We should be very concerned about the eternal welfare of children who are not baptized, because Jesus said, “I say to you, no one can enter the kingdom of God without being born of water and Spirit” (Jn 3:5). Baptism is serious business. While we do not know how an unbaptized person who dies can be saved, the Church offers this hopeful thought from the Catechism of the Catholic Church: “As regards children who have died without Baptism, the Church can only entrust them to the mercy of God, as she does in her funeral rites for them. Indeed, the great mercy of God who desires that all men should be saved, and Jesus’ tenderness toward children which caused him to say: ‘Let the children come to me, do not hinder them,’ allow us to hope that there is a way of salvation for children who have died without Baptism. All the more urgent is the Church’s call not to prevent little children coming to Christ through the gift of holy Baptism” (No. 1261).
Burying St. Joseph?
Q. I am appalled that church gift shops and Catholic religious catalogs sell St. Joseph home-seller’s kits. It includes a statue, prayer card and booklet describing St. Joseph. It is claimed that burying his statue upside down aids in selling your home. Many blogging on Google.com under “St. Joseph statue” claim this action works. Are we so desperate that we will do anything to get what we want? We lower ourselves even to the point of being superstitious.
Tom V., Sun City Center, Fla.
A. Here’s a reply from TCA columnist Father Ray Ryland, Ph.D., J.D
One of my friends has sold a home, even before it went on the market, under unusually beneficial circumstances after burying a statue of St. Joseph on his property. Another friend bought a home previously not for sale after still another friend buried a St. Joseph statue on the property. Both families had special devotion to St. Joseph. I have just learned that a local Catholic bookstore stocks the seller’s kits you describe. Knowing the faith of these two friends’ families, I do not believe they were superstitious in using this method of invoking the prayers of St. Joseph. Beyond that, I have no opinion to offer about this practice.
Q. A number of my co-workers who are not Catholic decided this year to give up certain foods for Lent. They asked me about the meaning of Lenten fasting, and I was embarrassed that I was not able to offer much of an explanation. Can you shed some light on the meaning of abstaining from meat and other foods during this holy season?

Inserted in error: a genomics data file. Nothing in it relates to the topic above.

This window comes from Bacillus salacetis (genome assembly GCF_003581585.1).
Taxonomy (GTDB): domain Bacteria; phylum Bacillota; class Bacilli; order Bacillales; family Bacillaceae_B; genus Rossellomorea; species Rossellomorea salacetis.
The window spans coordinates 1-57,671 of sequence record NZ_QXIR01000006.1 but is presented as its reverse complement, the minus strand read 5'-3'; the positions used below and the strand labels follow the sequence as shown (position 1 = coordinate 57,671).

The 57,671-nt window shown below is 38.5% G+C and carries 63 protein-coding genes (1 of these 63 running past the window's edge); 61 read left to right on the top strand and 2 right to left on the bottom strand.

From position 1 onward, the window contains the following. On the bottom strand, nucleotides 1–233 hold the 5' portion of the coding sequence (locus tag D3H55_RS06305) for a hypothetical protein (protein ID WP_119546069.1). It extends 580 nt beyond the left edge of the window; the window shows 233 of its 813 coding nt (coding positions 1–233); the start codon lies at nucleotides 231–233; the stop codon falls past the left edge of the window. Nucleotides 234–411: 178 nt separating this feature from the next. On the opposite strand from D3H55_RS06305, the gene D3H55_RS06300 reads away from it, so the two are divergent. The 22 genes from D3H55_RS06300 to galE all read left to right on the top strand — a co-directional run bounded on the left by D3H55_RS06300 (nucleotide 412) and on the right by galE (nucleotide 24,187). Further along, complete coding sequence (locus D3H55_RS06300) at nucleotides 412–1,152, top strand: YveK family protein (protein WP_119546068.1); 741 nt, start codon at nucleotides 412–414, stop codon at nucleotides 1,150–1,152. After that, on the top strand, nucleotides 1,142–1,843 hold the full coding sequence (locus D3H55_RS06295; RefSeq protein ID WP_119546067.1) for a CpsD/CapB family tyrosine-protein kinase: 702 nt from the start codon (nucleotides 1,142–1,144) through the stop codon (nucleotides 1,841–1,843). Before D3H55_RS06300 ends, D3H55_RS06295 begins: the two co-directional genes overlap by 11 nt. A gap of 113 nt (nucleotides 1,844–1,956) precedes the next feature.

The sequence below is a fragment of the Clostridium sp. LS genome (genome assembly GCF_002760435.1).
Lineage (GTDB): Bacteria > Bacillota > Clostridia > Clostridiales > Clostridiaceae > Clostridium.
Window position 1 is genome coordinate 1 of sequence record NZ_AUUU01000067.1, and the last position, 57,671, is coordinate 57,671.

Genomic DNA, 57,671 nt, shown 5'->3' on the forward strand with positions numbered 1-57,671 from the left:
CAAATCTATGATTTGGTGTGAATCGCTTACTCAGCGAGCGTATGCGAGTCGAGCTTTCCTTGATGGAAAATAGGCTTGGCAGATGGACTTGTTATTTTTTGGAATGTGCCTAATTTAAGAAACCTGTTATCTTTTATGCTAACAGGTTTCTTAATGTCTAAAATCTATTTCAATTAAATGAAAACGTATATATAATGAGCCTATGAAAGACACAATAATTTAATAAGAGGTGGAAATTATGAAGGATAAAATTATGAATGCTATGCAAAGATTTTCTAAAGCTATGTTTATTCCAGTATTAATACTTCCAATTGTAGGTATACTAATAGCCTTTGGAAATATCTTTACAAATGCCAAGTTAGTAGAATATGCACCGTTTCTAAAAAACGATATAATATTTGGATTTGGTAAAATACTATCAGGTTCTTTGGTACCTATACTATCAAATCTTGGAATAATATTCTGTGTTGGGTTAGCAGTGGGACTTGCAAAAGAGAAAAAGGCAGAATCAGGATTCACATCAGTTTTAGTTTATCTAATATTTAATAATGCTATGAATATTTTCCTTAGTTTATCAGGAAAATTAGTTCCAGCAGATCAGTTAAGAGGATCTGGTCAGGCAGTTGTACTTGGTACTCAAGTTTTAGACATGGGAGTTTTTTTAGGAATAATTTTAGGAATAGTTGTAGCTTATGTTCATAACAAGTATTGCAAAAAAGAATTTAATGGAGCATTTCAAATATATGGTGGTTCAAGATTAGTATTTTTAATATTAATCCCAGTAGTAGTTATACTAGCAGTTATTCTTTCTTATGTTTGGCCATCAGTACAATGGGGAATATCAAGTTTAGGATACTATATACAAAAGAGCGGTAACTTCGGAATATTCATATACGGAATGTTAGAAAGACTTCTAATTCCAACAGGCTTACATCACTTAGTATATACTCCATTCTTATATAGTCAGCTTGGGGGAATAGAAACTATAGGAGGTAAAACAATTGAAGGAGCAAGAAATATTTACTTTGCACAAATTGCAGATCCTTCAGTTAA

— N.W., Wilmington, Del.
A. Here’s a reply from OSV columnist Msgr. M. Francis Mannion:
Fasting from meat — or from other foods — during Lent continues to hold a certain fascination for non-Catholics and, indeed, for nonbelievers. Many people take up this practice simply as a way of losing weight or becoming more healthy. These motivations are not to be dismissed, but they fall short of the biblical spirituality of fasting.
As I see it, fasting has three meanings. First, fasting is an act of asceticism. When we fast we are forced to confront our own mortality. Without food we would die. We depend on God and others for our sustenance. Without a whole range of material and spiritual things external to us we would die. Thus fasting may be said to be an outward sign of the inner grace of fuller conversion to Christ. Fasting is not an end in itself, but a means toward a more faith-filled sense of God’s lordship over our lives. Fasting is a means of imbuing in us a great sense of spiritual need.
Second, fasting is an act of justice. We fast so that others may eat. Through mass media we are now more aware than ever of the problems of starvation and hunger through the world. Each Lent throughout the United States, Catholic Relief Services mounts Operation Rice Bowl, asking that people cut back on the amount of food they buy and consume and then donate the savings to CRS to alleviate hunger throughout the world.
Third, fasting is an act of faith. In fasting we recognize that until the coming of the kingdom of God we will always be hungry in spirit. The writings of Isaiah, the words of Jesus, and the great visions of the Book of Revelation portray the coming of the Kingdom as the coming of a great heavenly banquet.
The coming of the Kingdom will mean an end to all the hungers of the human heart. The Christian Eucharist, as Thomas Aquinas described it, is “a pledge of future glory.”